Technology

Chinese spy ship circles Australia’s coast


A sophisticated Chinese spy ship was spotted circling Australia’s coast for three weeks, travelling past sensitive military installations.

A sophisticated Chinese spy ship was spotted circling Australia’s coast for three weeks in August and September, collecting electronic intelligence as it travelled past sensitive military installations.

Home Affairs Minister Karen Andrews has confirmed a report in The Daily Telegraph on Friday about the vessel, believed to be a Dongdiao-class spy ship, similar to one which monitored the Talisman Sabre military exercises between Australia and the US earlier this year.

Defence sources told The Daily Telegraph the ship entered Australia’s 200km exclusive economic zone off the coast of Darwin in August before slowly heading south, hugging the coastline.

It reportedly monitored a number of crucial military training areas as it travelled as far south as Sydney, before heading across the Tasman towards New Zealand.

“I can certainly confirm there was a Chinese military vessel operating off the east coast of Australia that transited through the Torres Strait,” Ms Andrews told Seven’s Sunrise program on Friday.

“We are very closely monitoring all vessels that approach Australia and whilst this particular vessel was in our exclusive economic zone and we respect the sovereignty of that particular vessel, we will always respect that level of sovereignty, we do closely monitor any vessel as part of our routine border protection matters but of course, we are very conscious of any vessel is that are in or approaching our waters.”

Under United Nations freedom of navigation rules, it is legal for foreign vessels to enter another country’s exclusive economic zone as long as they do not come within 12 nautical miles of the coast.

China routinely sends spy ships to monitor military exercises near Australia, including in 2017 and 2019.

But the appearance this time was reportedly considered unusual as there were no exercises or war games taking place.

Defence Minister Peter Dutton confirmed the sighting but said “they didn’t break any laws”.

“So they stayed out of our territorial waters,” he told Nine’s Today program.

“It was not the first time. As you’re aware during Operation Talisman Sabre, which was a big training exercise up off the Queensland coast, the PLA had deployed some vessels up there as well. So they will be involved in intelligence collection, signals collection. They’ll be looking to survey different attributes and have that general presence. So let us know that they’re there. And it was a prolonged period that they were very close to Australian waters off the east coast, unusually.”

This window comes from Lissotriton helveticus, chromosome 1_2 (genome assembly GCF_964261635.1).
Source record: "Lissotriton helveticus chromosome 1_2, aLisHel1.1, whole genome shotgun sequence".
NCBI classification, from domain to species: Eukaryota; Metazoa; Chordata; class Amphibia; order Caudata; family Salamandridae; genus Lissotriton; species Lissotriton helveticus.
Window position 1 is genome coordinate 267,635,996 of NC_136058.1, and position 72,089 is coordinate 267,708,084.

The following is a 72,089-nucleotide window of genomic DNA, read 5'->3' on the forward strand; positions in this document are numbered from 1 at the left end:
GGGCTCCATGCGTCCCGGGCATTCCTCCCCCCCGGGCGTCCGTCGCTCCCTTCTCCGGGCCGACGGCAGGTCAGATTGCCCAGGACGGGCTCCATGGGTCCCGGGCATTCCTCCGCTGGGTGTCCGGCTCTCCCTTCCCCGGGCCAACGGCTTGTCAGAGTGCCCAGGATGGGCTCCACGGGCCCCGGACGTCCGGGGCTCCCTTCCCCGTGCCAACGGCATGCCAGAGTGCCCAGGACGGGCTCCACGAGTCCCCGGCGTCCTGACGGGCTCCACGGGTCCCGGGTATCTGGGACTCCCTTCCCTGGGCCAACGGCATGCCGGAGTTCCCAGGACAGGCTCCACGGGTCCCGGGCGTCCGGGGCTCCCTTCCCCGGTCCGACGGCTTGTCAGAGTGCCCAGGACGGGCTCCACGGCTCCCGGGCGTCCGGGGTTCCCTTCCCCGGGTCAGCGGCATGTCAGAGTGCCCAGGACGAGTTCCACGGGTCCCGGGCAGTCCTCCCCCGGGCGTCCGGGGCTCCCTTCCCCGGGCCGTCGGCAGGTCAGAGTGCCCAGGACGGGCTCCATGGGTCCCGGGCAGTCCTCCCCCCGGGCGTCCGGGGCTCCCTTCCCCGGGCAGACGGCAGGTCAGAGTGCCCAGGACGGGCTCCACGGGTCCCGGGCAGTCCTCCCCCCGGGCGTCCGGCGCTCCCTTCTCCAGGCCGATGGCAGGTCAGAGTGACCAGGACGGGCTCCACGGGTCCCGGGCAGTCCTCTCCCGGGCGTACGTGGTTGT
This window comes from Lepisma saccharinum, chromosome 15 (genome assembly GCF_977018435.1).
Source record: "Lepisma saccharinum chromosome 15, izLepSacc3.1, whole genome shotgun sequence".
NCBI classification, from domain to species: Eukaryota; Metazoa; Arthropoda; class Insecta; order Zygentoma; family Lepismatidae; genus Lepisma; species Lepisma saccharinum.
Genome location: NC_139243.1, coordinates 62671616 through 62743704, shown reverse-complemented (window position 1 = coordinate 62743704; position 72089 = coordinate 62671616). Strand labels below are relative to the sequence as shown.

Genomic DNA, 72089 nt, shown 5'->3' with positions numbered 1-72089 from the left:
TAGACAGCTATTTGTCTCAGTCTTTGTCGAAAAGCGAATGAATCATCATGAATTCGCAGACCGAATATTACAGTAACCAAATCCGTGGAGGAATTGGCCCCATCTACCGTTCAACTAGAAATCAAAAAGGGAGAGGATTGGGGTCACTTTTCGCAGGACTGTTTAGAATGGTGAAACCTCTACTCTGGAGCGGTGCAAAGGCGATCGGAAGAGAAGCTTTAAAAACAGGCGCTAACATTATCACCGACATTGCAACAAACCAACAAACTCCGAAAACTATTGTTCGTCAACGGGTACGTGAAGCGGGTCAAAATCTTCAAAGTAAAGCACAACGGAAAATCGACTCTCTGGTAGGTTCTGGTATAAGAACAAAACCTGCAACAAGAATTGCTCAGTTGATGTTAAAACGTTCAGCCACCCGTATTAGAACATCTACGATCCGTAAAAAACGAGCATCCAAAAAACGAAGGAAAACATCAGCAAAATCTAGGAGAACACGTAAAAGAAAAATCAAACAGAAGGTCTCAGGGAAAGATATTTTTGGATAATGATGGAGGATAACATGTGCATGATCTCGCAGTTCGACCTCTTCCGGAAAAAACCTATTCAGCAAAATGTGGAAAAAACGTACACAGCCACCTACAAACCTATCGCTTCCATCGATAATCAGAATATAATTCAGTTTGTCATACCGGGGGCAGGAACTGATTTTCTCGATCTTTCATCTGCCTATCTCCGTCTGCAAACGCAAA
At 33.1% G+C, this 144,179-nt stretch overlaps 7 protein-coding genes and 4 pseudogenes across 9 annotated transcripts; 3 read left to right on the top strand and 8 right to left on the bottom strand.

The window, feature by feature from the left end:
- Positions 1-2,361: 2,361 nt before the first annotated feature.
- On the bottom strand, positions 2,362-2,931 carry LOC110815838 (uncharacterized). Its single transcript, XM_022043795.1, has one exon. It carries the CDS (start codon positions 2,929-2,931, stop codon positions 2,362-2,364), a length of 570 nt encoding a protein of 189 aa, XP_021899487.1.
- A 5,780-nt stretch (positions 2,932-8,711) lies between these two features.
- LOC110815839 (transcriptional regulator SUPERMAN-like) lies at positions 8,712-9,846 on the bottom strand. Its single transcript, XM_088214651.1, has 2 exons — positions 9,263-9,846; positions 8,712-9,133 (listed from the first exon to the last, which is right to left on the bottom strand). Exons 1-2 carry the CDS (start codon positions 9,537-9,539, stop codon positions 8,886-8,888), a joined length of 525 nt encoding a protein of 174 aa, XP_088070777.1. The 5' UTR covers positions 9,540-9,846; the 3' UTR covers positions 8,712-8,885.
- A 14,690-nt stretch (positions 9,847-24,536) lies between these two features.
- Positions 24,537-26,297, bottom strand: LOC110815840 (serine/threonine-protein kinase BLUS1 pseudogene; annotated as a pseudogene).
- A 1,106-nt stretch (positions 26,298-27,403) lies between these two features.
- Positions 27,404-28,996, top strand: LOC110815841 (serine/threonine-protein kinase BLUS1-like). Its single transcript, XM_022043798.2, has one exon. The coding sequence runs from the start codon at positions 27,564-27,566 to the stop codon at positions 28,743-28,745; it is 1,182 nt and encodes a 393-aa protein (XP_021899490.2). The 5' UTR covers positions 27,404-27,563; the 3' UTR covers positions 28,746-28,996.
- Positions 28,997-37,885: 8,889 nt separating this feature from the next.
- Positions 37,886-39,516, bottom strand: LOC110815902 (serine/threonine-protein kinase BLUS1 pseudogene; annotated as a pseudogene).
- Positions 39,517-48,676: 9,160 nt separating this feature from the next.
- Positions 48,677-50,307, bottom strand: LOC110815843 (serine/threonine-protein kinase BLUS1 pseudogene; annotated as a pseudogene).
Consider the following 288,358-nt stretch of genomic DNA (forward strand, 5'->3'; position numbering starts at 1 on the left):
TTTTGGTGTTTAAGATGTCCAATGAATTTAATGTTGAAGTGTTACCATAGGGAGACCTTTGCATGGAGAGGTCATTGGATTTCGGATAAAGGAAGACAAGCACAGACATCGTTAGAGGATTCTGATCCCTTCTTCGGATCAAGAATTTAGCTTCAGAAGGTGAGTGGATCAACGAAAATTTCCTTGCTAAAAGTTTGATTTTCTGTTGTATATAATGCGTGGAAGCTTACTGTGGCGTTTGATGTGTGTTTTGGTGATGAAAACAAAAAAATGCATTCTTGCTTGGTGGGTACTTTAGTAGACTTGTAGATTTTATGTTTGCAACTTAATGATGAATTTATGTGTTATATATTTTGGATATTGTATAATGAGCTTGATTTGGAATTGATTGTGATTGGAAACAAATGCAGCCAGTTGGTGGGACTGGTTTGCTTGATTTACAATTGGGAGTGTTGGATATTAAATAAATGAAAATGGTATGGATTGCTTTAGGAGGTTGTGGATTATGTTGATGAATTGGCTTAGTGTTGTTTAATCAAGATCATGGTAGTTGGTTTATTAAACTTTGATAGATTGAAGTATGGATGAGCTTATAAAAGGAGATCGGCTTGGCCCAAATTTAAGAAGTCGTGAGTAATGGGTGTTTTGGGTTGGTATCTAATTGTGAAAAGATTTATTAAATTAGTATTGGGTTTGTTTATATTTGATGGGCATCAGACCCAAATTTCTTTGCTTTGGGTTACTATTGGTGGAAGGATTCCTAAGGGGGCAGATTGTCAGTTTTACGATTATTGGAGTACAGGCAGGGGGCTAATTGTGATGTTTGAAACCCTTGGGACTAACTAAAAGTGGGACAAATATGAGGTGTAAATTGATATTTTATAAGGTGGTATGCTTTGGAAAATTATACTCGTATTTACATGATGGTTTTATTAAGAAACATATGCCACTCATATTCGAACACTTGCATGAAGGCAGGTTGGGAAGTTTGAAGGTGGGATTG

Asked if the move was provocative, Mr Dutton said Australia was “just going to be realistic about the situation now in the Indo-Pacific”.

“As we know, China has in its fleet up to 355 ships and submarines, that goes to 460 within the next nine years or so. It’s a concerning time and that’s why Australia’s got to be strong and stand up for our values. And I think it’s right that people have a clear picture of what’s going on.”

It comes amid escalating tensions between Canberra and Beijing, with Chinese President Xi Jinping this week attacking the new AUKUS partnership between Australia, the UK and US.

In a speech to the Association of Southeast Asian Nations, Mr Xi implied Australia’s deal for nuclear submarines would lead to the acquisition of nuclear weapons.

“We need to pursue dialogue instead of confrontation, build partnerships instead of alliances, and make concerted efforts to address the various negative factors that might threaten or undermine peace,” he said.

“China will never seek hegemony, still less bully smaller countries. China supports ASEAN’s efforts to build a nuclear weapon-free zone.”

Mr Dutton earlier this week refused to back down on warnings over China, amid criticism from Labor’s foreign affairs spokeswoman Penny Wong that he was talking up the prospect of war over Taiwan as an election tactic.

China’s Foreign Ministry spokesman Zhao Lijian also accused Mr Dutton of being “driven by selfish political games”.

“This is the propaganda of the Communist Party,” Mr Dutton said.

“The Communist Party at the moment has 355 ships and submarines in her fleet, and by 2030 that goes to well over 400. So let’s be clear about where China is. They’ve got 20 points of presence in the South China Sea. They are bumping up against Japanese assets in the East China Sea. There’s $20 billion worth of economic coercion against our own country.”

Mr Dutton said Australians had to be realistic about the threat.

“I think if you look at what’s happening in the Indo-Pacific at the moment and you see the ramp up by the Communist Party of China, we need to be realistic about the threat now and over the course of the next couple of decades,” he said.

“And there is no sense sticking your head in the sand pretending it has not happening.”

frank.chung@news.com.au



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